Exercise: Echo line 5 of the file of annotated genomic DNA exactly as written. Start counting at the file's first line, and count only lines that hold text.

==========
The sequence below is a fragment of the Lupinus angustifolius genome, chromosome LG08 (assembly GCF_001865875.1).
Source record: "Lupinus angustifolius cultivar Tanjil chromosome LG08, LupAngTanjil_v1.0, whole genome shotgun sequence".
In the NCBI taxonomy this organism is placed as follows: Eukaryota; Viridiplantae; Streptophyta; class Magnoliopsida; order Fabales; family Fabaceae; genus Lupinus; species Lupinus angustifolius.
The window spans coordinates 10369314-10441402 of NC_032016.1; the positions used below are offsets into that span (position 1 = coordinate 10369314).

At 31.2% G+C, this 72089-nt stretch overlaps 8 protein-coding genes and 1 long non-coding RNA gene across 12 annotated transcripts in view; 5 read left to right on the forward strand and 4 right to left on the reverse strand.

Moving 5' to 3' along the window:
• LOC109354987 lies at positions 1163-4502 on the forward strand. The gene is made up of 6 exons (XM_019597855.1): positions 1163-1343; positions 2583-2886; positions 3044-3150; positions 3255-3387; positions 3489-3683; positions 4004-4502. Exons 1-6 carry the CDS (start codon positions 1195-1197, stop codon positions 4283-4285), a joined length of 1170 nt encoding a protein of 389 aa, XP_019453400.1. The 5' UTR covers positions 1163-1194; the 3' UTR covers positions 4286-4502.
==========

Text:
At 31.2% G+C, this 72089-nt stretch overlaps 8 protein-coding genes and 1 long non-coding RNA gene across 12 annotated transcripts in view; 5 read left to right on the forward strand and 4 right to left on the reverse strand.